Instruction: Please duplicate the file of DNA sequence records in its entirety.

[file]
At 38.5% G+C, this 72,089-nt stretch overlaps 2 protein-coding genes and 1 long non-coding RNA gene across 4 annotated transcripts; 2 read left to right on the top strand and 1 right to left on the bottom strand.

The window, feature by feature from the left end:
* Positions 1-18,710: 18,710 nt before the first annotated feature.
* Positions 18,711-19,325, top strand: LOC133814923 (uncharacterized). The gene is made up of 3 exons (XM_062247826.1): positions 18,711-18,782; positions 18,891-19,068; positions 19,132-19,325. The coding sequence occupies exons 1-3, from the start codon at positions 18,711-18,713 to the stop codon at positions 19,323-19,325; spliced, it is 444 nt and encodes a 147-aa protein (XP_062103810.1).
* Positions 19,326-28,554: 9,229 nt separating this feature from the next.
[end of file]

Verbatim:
At 38.5% G+C, this 72,089-nt stretch overlaps 2 protein-coding genes and 1 long non-coding RNA gene across 4 annotated transcripts; 2 read left to right on the top strand and 1 right to left on the bottom strand.

The window, feature by feature from the left end:
* Positions 1-18,710: 18,710 nt before the first annotated feature.
* Positions 18,711-19,325, top strand: LOC133814923 (uncharacterized). The gene is made up of 3 exons (XM_062247826.1): positions 18,711-18,782; positions 18,891-19,068; positions 19,132-19,325. The coding sequence occupies exons 1-3, from the start codon at positions 18,711-18,713 to the stop codon at positions 19,323-19,325; spliced, it is 444 nt and encodes a 147-aa protein (XP_062103810.1).
* Positions 19,326-28,554: 9,229 nt separating this feature from the next.